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VITAL WEEKLY
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number 672
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week 14
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Vital Weekly, the webcast: we offering a weekly webcast, freely to download. This can be regarded as the audio-supplement to Vital Weekly. Presented as a radioprogramm with excerpts of just some of the CDs (no vinyl or MP3) reviewed. It will remain on the site for a limited period (most likely 2-4 weeks). Download the file to your MP3 player and enjoy!
complete tracklist here: http://www.vitalweekly.net/podcast.html

before submitting material please read this carefully: http://www.vitalweekly.net/fga.html Submitting material means you read this and approve of this.

* noted are in this week's podcast

 

HILDUR GUDNADOTTIR - WITHOUT SINKING (CD by Touch) * *
ANDUIN & JASPER TX - THE BENDING OF LIGHT (CD by SMTG)
MEERKAT - KAPNOS (CD by Afe/Grey Sparkle/Nigthawks Tapes/Crtl+Alt+Canc) *
PLAY TO: BN CHORA. JUGEMENT (CD compilation by L.A.F. Org/Jeringas 5cc)
JACQUES TREMBLAY - CHRONIQUES D'UNE SEDUCTION (CD by Empreintes Digitales) *
MATHEW ADKINS - [60]PROJECT (CD by Empreintes Digitales) *
CIROTTEAU & LACASSE & MASSICOTTE & NORMAND - FACE À LA DERIVE -
TAXONOMY (CD by Ambiances Magnetiques)
LAUZIER & MARTEL & MYHR & TÉTREAULT - DISPARITION DE L'USINE ÉPHÉMÈRE (CD by Ambiances Magnetiques)
TAXONOMY - 10 TAXINOMICAL MOVEMENTS (CD by Ambiances Magnetiques)
FEAR FALLS BURNING - THE CARNIVAL OF OURSELVES (CD by Tonefloat)
FEAR FALLS BURNING - I'M ONE OF THOSE MONSTERS NUMB WITH GRACE (CD by Tonefloat) *
SND - ATAVISM (CD by Raster-noton) *
PIXEL - THE DRIVE (CD by Raster-noton)
ISRAEL M - NAREAH (CD by Aagoo Records) *
CHARLEMAGNE PALESTINE & PERLONEX - IT AIN'T NECESSARILY SO (2CD by Zarek) *
SNAKE FIGURES ARKESTRA - COOKS & DEVILS (3"CDR by Zarek)
GARETH HARDWICK - AVERSIONS (CD by Low Point)
JOHN BUTCHER - RESONANT SPACES (CD by Confront) *
GRAHAM HALLIWELL & LEE PATTERSON - TERRAIN (CDR by Confront) *
MARK WASTELL - AFTER HOURS (3"CDR by Cathnor) *
TWINKLE3 - LET'S MAKE A SOLAR SYSTEM (LP by Ini.Itu)
GIUSEPPE IELASI - (ANOTHER) STUNT (12" by Schoolmap Records) *
TASOS STAMOU & ADAM_IS - MEDIATED MEDITATIONS (CDR by Kukuruku Recordings) *
TOPMODEL - 2007 (CDR by Kukuruku Recordings) *
DEAD TRAVELLER - THE GHOST (CDR by Kukuruku Recordings)
STROM NOIR - LUVYOO (CDR by Ambsine Records) *
NICK HOFFMAN - STRATAGEM (CDR by Herbal Records) *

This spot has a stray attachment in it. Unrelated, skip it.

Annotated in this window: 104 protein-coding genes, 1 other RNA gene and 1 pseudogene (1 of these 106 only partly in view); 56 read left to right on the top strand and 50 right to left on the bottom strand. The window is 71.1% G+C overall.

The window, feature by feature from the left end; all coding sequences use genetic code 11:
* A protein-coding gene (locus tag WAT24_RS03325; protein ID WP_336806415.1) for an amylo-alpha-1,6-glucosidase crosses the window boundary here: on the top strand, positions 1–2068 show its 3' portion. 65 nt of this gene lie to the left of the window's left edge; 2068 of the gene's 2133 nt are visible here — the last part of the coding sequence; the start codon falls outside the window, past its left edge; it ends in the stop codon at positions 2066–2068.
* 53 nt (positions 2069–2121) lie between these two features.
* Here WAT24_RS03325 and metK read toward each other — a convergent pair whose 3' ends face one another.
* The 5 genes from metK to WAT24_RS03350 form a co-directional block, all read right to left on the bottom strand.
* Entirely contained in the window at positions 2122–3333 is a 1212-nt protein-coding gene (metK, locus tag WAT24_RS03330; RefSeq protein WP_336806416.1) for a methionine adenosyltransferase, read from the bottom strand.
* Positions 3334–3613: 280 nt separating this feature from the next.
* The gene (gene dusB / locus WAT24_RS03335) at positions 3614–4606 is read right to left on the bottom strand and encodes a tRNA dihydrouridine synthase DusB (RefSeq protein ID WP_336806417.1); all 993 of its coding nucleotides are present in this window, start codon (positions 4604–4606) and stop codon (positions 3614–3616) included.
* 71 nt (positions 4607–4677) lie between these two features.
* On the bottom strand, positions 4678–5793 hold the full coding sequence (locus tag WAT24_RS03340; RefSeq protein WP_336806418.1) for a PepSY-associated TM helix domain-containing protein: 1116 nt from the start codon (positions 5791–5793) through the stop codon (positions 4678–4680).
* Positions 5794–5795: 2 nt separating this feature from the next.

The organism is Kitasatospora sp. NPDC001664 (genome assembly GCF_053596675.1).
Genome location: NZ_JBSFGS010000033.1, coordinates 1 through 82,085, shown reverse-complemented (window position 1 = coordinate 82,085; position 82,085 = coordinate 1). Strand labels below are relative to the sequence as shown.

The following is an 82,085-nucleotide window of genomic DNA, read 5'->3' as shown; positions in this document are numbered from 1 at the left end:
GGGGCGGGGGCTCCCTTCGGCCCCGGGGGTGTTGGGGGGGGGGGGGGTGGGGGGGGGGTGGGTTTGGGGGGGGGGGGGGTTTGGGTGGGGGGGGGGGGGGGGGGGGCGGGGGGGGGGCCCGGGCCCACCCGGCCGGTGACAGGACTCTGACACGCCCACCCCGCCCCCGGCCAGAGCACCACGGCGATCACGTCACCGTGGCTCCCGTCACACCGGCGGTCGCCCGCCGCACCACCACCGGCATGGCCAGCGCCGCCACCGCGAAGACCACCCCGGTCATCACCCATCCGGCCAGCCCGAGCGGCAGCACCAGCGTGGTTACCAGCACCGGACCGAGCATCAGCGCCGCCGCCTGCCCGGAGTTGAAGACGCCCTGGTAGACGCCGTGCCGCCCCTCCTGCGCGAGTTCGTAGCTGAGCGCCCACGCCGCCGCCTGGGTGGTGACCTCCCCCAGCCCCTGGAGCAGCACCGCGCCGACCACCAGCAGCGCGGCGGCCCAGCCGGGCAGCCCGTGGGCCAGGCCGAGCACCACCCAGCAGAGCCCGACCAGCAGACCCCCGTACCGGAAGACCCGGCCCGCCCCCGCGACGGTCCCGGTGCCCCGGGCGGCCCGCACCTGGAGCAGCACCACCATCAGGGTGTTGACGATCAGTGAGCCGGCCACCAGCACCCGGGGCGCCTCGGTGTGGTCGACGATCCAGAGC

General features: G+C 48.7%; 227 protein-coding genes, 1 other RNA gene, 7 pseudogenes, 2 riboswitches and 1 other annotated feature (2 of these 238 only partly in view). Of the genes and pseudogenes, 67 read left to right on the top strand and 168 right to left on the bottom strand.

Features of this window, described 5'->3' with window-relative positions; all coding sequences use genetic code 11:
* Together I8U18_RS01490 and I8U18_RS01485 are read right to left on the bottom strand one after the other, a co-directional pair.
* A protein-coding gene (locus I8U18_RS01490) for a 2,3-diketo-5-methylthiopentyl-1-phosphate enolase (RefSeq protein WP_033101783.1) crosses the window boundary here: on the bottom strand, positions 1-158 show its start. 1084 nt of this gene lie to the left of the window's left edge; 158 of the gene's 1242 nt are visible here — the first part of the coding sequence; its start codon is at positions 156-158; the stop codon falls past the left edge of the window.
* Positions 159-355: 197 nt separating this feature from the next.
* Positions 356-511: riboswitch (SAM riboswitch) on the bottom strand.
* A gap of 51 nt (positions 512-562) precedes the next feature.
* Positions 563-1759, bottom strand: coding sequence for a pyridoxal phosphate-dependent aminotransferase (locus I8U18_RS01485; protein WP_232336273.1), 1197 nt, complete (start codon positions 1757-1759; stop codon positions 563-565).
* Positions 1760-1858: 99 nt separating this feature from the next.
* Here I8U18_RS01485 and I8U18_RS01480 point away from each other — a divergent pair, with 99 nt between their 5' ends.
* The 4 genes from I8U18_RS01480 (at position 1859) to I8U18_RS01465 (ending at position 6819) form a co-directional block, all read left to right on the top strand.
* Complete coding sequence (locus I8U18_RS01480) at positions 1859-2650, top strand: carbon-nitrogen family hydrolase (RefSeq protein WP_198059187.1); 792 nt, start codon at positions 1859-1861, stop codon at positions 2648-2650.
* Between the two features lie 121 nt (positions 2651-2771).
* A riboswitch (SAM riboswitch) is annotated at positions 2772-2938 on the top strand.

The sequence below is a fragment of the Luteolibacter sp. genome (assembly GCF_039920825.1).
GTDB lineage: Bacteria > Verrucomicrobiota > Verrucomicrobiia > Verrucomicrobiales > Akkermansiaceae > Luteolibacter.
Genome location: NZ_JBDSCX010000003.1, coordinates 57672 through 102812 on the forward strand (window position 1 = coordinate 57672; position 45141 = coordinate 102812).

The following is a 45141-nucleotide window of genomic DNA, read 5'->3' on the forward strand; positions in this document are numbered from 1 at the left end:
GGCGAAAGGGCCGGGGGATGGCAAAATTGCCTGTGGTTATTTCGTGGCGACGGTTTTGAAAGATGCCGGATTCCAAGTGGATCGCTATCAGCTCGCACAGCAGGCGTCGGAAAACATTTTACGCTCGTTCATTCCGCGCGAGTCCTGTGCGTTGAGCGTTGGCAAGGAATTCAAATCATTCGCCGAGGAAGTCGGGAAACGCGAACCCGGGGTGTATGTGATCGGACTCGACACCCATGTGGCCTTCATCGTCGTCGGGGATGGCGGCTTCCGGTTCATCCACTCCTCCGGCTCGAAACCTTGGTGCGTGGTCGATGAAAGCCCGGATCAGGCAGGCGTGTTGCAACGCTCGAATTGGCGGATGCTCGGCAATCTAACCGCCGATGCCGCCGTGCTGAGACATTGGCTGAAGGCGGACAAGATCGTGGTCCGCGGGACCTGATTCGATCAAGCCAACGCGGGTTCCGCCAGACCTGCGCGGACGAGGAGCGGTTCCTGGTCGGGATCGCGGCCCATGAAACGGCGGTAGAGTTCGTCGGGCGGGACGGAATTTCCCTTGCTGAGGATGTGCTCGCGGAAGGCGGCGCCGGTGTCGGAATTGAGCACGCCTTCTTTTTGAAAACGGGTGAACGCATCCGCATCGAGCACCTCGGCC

JULIEN SKROBEK & MIGUEL PRADO - AMERICAN NIGHTMARE (CDR by Herbal Records/Why Not Ltd)
TRIPTYCH TRENCHER - HALLWAY FOR CHRONIC LIARS (3 inch CDR by Grimeology Records)
ENRICO MALATESTA - STANDARD (cassette by Presto!? Records)
LUIS ANTERO/MARCUS KUERTEN - STALL (MP3 by Bypass)

 

 

 

HILDUR GUDNADOTTIR - WITHOUT SINKING (CD by Touch)
Perhaps this name is best known for collaborating on the latest Pan Sonic CD, but she also collaborated with Angel (Ilpo Vaisanen and Dirk Dresselhaus), but also with Stillupsteypa and BJ Nilsen. 'Without Sinking' is her second solo CD, following 'Mount A' on 12 Tonar. Its foremost a solo album of cello music, even when there are some tracks with Skuli Severisson (bass, processors), Johan Johannsson (organ, processors), and Gudni Franzson (clarinet, bass clarinet). To start with the bad news: I liked the tracks best which were recorded with other people, and not the solo pieces. Having said that, its not that I dislike those, but there is a similarity in these solo pieces that work against them. It seems to me, but I might be entirely wrong there, that Gudnadottir works with those loop devices that so many solo musicians use these days. One plays a short phrase, puts it on repeat and then plays another phrase (or more of course) on top of it. Gudnadottir tried to play 'a clear sky' with 'single clouds' and as such she succeeds well, I think. But its not until 'Opaque', the sixth track that the sky finally clears. After that, in the remaining four pieces, its clear sky, with some great pieces such as 'Aether', which involves her father Gudni Franzson. This is a fine CD, but one that takes some time to get started. (FdW)